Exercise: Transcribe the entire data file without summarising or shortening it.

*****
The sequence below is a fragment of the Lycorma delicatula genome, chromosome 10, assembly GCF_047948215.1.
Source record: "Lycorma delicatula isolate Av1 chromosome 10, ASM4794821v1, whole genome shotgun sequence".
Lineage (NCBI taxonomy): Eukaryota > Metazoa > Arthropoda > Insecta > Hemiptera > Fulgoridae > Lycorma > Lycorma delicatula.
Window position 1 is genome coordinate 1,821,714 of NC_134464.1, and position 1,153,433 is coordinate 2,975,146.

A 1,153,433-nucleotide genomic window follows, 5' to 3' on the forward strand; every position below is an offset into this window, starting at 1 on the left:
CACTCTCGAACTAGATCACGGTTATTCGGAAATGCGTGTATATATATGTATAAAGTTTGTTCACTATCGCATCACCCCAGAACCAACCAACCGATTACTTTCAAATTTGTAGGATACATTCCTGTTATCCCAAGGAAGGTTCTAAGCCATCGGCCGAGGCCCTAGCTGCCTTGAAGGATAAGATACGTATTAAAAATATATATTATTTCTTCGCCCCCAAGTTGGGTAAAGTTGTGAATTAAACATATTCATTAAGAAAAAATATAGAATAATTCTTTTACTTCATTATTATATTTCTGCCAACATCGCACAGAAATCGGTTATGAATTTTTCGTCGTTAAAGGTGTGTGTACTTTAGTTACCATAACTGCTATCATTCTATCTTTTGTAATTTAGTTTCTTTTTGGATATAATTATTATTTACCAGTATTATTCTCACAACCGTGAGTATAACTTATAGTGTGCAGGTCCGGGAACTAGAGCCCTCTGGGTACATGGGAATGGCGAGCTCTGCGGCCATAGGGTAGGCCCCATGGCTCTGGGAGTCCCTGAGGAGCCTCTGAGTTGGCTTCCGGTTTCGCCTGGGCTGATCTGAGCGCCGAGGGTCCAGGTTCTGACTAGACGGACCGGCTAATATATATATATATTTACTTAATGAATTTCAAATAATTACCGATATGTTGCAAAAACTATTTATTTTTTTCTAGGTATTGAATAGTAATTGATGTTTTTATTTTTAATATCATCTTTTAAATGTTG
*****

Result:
The sequence below is a fragment of the Lycorma delicatula genome, chromosome 10, assembly GCF_047948215.1.
Source record: "Lycorma delicatula isolate Av1 chromosome 10, ASM4794821v1, whole genome shotgun sequence".
Lineage (NCBI taxonomy): Eukaryota > Metazoa > Arthropoda > Insecta > Hemiptera > Fulgoridae > Lycorma > Lycorma delicatula.
Window position 1 is genome coordinate 1,821,714 of NC_134464.1, and position 1,153,433 is coordinate 2,975,146.

A 1,153,433-nucleotide genomic window follows, 5' to 3' on the forward strand; every position below is an offset into this window, starting at 1 on the left:
CACTCTCGAACTAGATCACGGTTATTCGGAAATGCGTGTATATATATGTATAAAGTTTGTTCACTATCGCATCACCCCAGAACCAACCAACCGATTACTTTCAAATTTGTAGGATACATTCCTGTTATCCCAAGGAAGGTTCTAAGCCATCGGCCGAGGCCCTAGCTGCCTTGAAGGATAAGATACGTATTAAAAATATATATTATTTCTTCGCCCCCAAGTTGGGTAAAGTTGTGAATTAAACATATTCATTAAGAAAAAATATAGAATAATTCTTTTACTTCATTATTATATTTCTGCCAACATCGCACAGAAATCGGTTATGAATTTTTCGTCGTTAAAGGTGTGTGTACTTTAGTTACCATAACTGCTATCATTCTATCTTTTGTAATTTAGTTTCTTTTTGGATATAATTATTATTTACCAGTATTATTCTCACAACCGTGAGTATAACTTATAGTGTGCAGGTCCGGGAACTAGAGCCCTCTGGGTACATGGGAATGGCGAGCTCTGCGGCCATAGGGTAGGCCCCATGGCTCTGGGAGTCCCTGAGGAGCCTCTGAGTTGGCTTCCGGTTTCGCCTGGGCTGATCTGAGCGCCGAGGGTCCAGGTTCTGACTAGACGGACCGGCTAATATATATATATATTTACTTAATGAATTTCAAATAATTACCGATATGTTGCAAAAACTATTTATTTTTTTCTAGGTATTGAATAGTAATTGATGTTTTTATTTTTAATATCATCTTTTAAATGTTG